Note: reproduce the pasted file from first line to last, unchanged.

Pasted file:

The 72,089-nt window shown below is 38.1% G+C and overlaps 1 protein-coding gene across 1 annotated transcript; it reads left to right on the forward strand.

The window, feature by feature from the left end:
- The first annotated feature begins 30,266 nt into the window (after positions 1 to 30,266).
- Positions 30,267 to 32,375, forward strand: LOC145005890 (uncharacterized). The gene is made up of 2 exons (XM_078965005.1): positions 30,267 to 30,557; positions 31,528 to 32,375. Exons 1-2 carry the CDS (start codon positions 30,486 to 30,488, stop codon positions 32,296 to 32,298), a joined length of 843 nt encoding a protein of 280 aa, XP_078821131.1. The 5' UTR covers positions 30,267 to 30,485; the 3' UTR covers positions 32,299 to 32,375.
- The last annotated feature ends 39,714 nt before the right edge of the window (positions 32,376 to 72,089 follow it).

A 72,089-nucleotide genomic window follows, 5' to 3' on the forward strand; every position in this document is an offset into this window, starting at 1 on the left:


The 72,089-nt window shown below is 38.1% G+C and overlaps 1 protein-coding gene across 1 annotated transcript; it reads left to right on the forward strand.

The window, feature by feature from the left end:
- The first annotated feature begins 30,266 nt into the window (after positions 1 to 30,266).
- Positions 30,267 to 32,375, forward strand: LOC145005890 (uncharacterized). The gene is made up of 2 exons (XM_078965005.1): positions 30,267 to 30,557; positions 31,528 to 32,375. Exons 1-2 carry the CDS (start codon positions 30,486 to 30,488, stop codon positions 32,296 to 32,298), a joined length of 843 nt encoding a protein of 280 aa, XP_078821131.1. The 5' UTR covers positions 30,267 to 30,485; the 3' UTR covers positions 32,299 to 32,375.
- The last annotated feature ends 39,714 nt before the right edge of the window (positions 32,376 to 72,089 follow it).

A 72,089-nucleotide genomic window follows, 5' to 3' on the forward strand; every position in this document is an offset into this window, starting at 1 on the left: